Rise and shine with a yummy breakfast at the Good Day Cafe.
They had me at the caramel rolls.
One of my life's minor quests has been to find a worthy reincarnation of my happiest childhood food memory, my grandmother's caramel rolls. When Hedvig Nelson died, so did her recipe, a product of purely instinctual baking that, unfortunately, was never recorded for posterity. I haven't known the bliss of a Hedvig caramel roll since the mid-1970s, and in the intervening years I have failed to encounter anything that came even close.
Until now. One whiff of the caramel rolls at the Good Day Cafe and I thought -- no, hoped -- they might be a contender. With a single taste I knew I was in the presence of grandmotherly baking greatness: a warm, lightly yeasty, lavishly gooey, pecan-studded wonder, crying to be torn apart by sticky fingers and inhaled with abandon. Talk about a harbinger of good things to come. We're constantly being bombarded with the message that breakfast is the Most Important Meal of the Day, but follow-through among restaurants is often indifferent at best. Not at the Good Day, which hoists breakfast up to a pedestal, treating it with the respect it deserves but so infrequently gets.
The goodness begins with a genre-defining quiche, a deep-dish wonder built on a flaky, golden crust, its decadent custard filled with a can't-miss combo of roasted tomatoes, caramelized onions and plenty of fragrant basil. Omelets, made with obvious expertise, are similarly first rate, prepared in a puffy soufflé style or following a more traditional folded model, filled with flavorful ingredients -- tasty herbs, fresh vegetables, mellow cheeses -- and served with teasingly addictive grilled potatoes.
Lumpy crab cakes capped with poached eggs and a smooth hollandaise headline a don't-miss Benedict roster; I'm also partial to the wild mushroom and tomato-guacamole variations. Avocado, ham, Cheddar, fried onions and a fried egg, all layered between brioche, will permanently erase any Egg McMuffin thoughts. Even classic egg dishes seem to have a spring in their step, including a crisp, savory corned beef hash topped with poached eggs and a smartly grilled steak finished with béarnaise and paired with any-style eggs.
The light, jaunty waffles are crowned with a hefty dollop of thick whipped cream. There are four French toast variations, each more decadent than the last, although the real overkill is reserved for the apple soufflé pancakes, a plate of oven- baked pancakes slathered in buttery, cinnamon-coated apples. It tiptoes toward parody in its enormousness, but at the Good Day, where the portions are uniformly generous, quantity does not have an inverse relationship with quality. It's a refreshing equation.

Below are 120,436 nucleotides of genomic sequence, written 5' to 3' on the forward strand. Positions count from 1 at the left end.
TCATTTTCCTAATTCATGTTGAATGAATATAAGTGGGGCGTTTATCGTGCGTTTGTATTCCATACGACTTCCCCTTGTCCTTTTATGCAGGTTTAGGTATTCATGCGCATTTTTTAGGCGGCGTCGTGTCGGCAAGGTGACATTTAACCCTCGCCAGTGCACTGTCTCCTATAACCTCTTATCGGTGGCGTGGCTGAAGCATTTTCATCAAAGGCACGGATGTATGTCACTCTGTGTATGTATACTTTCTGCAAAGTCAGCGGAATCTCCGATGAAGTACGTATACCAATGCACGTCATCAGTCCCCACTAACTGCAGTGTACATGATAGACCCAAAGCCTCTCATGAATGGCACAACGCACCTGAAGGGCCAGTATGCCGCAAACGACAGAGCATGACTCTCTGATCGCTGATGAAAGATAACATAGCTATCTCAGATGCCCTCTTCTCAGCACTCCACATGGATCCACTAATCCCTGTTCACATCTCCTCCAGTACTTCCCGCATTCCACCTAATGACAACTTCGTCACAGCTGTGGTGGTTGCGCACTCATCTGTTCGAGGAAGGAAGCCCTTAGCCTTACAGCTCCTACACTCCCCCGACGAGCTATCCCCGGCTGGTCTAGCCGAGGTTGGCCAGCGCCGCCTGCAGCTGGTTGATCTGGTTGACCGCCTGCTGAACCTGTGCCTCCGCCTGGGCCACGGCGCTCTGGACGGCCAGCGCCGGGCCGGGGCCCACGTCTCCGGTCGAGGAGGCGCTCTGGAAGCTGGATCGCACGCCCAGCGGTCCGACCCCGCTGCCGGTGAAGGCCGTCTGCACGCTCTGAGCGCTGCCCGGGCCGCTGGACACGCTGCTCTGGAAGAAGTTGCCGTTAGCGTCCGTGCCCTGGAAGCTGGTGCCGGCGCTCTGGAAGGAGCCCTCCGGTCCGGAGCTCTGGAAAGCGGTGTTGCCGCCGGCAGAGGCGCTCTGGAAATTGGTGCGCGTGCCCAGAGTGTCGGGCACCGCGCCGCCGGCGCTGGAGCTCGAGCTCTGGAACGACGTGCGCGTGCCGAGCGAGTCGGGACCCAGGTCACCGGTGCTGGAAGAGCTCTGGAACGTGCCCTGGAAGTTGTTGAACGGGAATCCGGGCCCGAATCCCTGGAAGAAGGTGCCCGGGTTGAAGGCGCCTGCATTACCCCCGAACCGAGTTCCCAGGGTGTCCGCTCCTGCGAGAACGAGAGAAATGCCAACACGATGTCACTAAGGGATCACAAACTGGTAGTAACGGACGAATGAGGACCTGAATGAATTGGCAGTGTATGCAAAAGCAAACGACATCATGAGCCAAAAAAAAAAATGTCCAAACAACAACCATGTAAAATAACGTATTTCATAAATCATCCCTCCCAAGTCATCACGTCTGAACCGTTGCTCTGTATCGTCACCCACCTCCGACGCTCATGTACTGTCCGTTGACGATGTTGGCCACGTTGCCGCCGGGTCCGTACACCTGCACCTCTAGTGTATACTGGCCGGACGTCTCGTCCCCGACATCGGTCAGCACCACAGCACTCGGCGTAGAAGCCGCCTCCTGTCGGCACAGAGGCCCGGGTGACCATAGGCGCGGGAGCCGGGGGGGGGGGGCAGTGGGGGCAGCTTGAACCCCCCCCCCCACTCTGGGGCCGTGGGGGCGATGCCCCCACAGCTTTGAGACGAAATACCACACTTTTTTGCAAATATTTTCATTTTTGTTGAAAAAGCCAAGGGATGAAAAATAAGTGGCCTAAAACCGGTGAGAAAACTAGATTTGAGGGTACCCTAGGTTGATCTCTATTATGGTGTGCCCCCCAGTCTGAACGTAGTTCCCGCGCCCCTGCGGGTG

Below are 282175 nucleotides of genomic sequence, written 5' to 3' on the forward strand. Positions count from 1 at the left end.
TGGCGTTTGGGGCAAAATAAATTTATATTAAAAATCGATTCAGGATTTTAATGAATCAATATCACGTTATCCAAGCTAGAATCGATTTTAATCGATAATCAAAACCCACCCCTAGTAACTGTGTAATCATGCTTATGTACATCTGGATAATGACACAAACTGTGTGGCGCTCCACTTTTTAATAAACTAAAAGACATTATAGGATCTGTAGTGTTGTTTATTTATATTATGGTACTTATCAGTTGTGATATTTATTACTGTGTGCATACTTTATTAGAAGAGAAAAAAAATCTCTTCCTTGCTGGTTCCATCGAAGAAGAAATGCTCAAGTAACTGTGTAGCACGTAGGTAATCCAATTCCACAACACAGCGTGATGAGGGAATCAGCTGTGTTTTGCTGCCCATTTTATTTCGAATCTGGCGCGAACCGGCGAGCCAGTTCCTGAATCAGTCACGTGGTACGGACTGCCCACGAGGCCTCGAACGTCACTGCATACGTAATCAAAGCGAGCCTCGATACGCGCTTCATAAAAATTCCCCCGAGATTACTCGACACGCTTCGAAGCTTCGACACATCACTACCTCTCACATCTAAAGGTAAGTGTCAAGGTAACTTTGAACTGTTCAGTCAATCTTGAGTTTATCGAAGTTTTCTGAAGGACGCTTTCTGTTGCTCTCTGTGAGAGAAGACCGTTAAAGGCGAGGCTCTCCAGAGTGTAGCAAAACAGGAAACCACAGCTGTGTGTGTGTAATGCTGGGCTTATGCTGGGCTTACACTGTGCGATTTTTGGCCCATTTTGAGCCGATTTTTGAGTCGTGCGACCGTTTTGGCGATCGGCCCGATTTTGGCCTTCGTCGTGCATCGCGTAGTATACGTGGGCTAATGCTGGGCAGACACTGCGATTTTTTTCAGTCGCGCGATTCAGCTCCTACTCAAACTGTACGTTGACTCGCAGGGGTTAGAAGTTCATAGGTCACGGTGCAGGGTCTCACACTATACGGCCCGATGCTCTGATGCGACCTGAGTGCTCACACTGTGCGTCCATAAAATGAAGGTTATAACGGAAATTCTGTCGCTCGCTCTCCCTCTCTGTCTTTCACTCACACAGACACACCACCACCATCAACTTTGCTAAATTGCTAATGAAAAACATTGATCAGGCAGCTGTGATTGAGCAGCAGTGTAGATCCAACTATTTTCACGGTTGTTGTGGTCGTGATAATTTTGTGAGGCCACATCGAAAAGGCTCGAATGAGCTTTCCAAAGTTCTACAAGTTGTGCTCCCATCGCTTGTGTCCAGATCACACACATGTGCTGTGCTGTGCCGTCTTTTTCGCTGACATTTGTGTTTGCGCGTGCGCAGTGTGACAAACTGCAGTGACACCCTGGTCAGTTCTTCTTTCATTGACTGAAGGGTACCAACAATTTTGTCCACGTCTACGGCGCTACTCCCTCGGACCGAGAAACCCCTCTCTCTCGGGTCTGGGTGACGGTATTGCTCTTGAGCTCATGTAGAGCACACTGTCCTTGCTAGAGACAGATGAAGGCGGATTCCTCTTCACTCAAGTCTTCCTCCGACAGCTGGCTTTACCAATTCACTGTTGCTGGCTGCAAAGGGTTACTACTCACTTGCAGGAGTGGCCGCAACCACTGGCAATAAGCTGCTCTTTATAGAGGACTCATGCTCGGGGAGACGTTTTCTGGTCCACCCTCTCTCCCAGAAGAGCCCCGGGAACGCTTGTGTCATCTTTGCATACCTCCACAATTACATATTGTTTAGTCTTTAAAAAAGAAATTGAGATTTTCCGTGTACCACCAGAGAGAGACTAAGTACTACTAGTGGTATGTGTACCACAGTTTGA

This is a detail-obsessed operation. Orange and grapefruit juices are fresh-squeezed. The kitchen turns out a dozen beautiful breads. The über-rich hot chocolate gets even more sinister as a pudgy house-made marshmallow slowly melts into the dark cocoa heat. I'd love to greet every day with a slab of the sizzling bone-in ham, the smoky, extra-thick bacon and the ultra-crispy hash browns. Granola has heft and bite, and the buttery toast comes with fruity house-made strawberry and huckleberry jams.
The roomy setting, designed by Cue Inc. of Minneapolis, exudes all the right morning wake-up attributes, right down to the comfortable booths, tons of a.m. sunlight and a perky Fiesta Dinnerware color palette.
Pastry chef Paul Connor and his staff follow up those stellar caramel rolls with other crowd-pleasing sweets. Piping-hot beignets are so light that you wonder if they even had a passing acquaintance with a deep fryer. A daily pie special is a good bet (get it with a scoop of tangy house-made vanilla gelato); ditto the gigantic slices of moist carrot cake. The bakery counter boasts, among many slice-of-Americana treats, the peanut butter cookie to end all peanut butter cookies.
Lunch continues to follow breakfast's well-engineered diner upgrades: a fantastic pan-roasted steak sandwich, a textbook Reuben, spice-rubbed rotisserie chicken, a comforting turkey-and-fixings platter, a curried-up Waldorf salad and more of those excellent crab cakes, along with a repeat of several of the morning menu's egg dishes and a half-dozen salads, including a delightful hint-of-summer toss of greens, mozzarella and basil. It's all fine, but it sure has a tough act to follow, especially in a world where pulling off a standout breakfast is a rarity but producing a reliably good lunch isn't. A to-go counter and coffee bar should be operational shortly, and dinner service might be in place by Memorial Day.
The Good Day occupies some storied local restaurant real estate, the former home of My Pie and CocoLezzone, two dining landmarks owned by brothers David and Rick Webb. David now owns the Good Day, and Rick, the force behind Ciao Bella, Zelo and Bacio, has a hand in its operations. Their Winfield Potter's was one of my favorite restaurants in the 1980s, and from the looks of it, this latest Webb Brothers venture is poised to occupy a similar berth -- at least as long as they keep those caramel rolls coming.
Rick Nelson • 612-673-4757 • firstname.lastname@example.org